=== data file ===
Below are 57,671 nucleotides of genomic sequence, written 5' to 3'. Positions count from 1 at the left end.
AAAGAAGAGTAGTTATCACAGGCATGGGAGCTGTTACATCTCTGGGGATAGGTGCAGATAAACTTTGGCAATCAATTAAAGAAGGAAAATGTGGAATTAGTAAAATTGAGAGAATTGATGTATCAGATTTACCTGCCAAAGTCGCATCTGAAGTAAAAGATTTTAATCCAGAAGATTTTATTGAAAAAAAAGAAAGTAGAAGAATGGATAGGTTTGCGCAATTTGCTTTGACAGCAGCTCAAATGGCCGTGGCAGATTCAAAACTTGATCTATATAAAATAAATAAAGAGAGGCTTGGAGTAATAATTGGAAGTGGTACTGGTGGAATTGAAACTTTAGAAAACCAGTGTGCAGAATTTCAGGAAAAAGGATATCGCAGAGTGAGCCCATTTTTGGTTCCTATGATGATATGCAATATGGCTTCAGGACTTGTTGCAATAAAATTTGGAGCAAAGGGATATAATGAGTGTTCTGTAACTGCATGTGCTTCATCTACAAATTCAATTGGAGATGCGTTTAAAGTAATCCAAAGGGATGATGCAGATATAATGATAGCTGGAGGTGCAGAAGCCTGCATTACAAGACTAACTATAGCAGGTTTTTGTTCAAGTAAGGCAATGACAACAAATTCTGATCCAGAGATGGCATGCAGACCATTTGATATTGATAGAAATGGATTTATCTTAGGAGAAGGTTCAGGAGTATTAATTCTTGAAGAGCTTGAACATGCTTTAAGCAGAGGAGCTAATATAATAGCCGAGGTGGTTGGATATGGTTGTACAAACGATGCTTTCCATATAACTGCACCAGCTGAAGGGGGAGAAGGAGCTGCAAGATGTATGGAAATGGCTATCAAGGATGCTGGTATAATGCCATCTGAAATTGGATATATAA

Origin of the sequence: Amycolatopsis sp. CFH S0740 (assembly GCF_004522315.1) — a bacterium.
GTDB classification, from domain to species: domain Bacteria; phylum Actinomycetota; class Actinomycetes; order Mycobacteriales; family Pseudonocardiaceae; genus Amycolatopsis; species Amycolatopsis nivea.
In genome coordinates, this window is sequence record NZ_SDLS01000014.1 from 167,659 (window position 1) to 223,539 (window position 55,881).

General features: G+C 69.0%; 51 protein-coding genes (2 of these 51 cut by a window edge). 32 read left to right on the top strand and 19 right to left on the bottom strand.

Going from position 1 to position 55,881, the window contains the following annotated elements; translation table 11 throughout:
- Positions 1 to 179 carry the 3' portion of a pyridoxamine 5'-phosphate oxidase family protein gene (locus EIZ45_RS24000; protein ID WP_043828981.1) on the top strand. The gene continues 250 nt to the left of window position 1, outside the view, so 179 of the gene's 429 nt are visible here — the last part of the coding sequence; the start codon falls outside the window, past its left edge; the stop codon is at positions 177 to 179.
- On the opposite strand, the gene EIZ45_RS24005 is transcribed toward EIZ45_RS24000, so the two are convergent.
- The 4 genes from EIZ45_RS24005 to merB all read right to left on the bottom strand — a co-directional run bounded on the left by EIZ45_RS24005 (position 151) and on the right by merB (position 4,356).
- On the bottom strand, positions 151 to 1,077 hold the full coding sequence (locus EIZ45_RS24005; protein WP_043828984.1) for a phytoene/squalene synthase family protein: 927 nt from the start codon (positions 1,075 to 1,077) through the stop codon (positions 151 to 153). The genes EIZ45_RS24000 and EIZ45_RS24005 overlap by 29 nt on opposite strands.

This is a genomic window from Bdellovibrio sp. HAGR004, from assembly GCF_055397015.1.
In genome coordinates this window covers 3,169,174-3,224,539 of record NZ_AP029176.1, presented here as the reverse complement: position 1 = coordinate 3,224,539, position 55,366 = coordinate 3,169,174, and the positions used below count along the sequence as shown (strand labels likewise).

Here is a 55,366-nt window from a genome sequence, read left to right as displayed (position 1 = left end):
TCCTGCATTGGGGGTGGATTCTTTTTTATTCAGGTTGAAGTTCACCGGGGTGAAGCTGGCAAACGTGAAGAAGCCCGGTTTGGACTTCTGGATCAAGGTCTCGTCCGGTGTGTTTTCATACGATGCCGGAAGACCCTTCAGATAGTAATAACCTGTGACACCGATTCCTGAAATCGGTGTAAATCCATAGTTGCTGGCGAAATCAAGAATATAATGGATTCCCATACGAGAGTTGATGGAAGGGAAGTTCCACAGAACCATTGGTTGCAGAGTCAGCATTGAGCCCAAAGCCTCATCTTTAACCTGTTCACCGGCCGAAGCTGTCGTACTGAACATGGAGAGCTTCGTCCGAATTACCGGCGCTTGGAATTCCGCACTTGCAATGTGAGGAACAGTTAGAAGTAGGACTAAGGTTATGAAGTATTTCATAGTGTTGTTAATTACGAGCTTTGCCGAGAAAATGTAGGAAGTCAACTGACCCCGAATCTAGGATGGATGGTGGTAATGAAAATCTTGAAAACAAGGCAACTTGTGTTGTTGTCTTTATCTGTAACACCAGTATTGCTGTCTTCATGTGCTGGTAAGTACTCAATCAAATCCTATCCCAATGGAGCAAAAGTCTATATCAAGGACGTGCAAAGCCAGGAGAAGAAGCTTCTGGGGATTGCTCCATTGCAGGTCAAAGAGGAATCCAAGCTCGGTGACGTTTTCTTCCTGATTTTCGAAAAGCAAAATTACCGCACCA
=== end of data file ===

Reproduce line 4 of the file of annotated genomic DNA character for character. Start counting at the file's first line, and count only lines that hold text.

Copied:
GTDB classification, from domain to species: domain Bacteria; phylum Actinomycetota; class Actinomycetes; order Mycobacteriales; family Pseudonocardiaceae; genus Amycolatopsis; species Amycolatopsis nivea.